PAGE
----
Photographer George Lange, known for his celebrity portraits, has been shooting photos since he was a seven-year-old kid growing up in the Squirrel Hill neighborhood of Pittsburgh.
Now 63 and living in Boulder with his wife and sons, he cherishes a photo of himself standing in the driveway of his childhood home, holding a camera. It reminds him of how he got his start.
“There was a chute where they used to keep the coal for the furnace before I was born,” he recalls. “It was kind of disgusting, because there was still coal on the walls, and I scrubbed all that off when I was in seventh or eighth grade and built a darkroom in there. I took pictures just because I liked how the paper felt in the chemicals — this heavy German paper.”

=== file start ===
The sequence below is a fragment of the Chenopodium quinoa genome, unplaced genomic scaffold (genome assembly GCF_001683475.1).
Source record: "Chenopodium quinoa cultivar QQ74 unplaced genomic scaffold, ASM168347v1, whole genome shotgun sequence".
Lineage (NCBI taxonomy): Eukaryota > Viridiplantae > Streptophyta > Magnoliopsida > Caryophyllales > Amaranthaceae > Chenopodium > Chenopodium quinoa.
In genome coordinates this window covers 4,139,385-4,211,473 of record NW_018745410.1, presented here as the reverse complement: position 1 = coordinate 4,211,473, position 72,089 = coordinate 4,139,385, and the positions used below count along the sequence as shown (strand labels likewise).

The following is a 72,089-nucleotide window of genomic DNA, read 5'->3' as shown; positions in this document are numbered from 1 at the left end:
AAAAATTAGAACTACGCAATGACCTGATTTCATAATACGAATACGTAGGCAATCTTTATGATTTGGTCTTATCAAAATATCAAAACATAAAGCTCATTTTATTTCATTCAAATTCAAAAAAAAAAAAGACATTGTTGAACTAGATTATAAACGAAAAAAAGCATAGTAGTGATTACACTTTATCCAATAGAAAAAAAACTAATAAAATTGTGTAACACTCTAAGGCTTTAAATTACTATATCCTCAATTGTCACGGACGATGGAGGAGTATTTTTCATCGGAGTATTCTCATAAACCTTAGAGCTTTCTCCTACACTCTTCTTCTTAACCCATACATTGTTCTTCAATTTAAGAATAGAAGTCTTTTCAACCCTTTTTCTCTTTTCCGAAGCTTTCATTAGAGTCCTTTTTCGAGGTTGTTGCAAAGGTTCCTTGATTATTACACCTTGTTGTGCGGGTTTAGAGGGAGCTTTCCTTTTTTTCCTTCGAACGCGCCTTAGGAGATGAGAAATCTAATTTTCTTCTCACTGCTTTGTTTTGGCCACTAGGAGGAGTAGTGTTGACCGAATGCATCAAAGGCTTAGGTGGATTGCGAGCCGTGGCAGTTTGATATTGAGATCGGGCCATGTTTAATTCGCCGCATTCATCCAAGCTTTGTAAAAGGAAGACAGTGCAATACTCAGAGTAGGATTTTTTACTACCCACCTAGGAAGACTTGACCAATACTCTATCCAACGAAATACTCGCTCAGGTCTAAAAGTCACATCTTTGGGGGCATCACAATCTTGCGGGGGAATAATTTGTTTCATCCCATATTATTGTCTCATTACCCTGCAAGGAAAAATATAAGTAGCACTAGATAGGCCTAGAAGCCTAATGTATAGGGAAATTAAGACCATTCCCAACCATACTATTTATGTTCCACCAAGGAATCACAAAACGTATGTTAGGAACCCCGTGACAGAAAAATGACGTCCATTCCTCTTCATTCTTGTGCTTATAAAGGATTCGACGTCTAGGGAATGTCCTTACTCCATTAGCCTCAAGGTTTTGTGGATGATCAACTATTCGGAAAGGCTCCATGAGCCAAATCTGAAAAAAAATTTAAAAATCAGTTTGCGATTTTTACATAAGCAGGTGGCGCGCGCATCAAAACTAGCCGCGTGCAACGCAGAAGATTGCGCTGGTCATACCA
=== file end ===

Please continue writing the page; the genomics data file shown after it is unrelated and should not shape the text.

After graduating from high school and doing a brief stint at Ithaca College, Lange studied at the Rhode Island School of Design and then moved to New York, where he spent a year as an assistant to famed photographer Annie Leibovitz. By religiously knocking on office doors in the Condé Nast building in the early ’80s, Lange started freelancing for magazines while living in a $7-per-night YMCA room. That feverish work ethic helped him find success shooting for Entertainment, Esquire and other popular magazines.
The 10th-annual Trash the Runway (previously known as Recycled Runway) packed the Boulder Theater, and then some, on Tuesday night. Local teenagers – mostly, but not all, girls – spent months designing and constructing outfits from found and recycled materials, and the competitive, fun-loving atmosphere was part fashion show, part basketball game, part Beatles concert.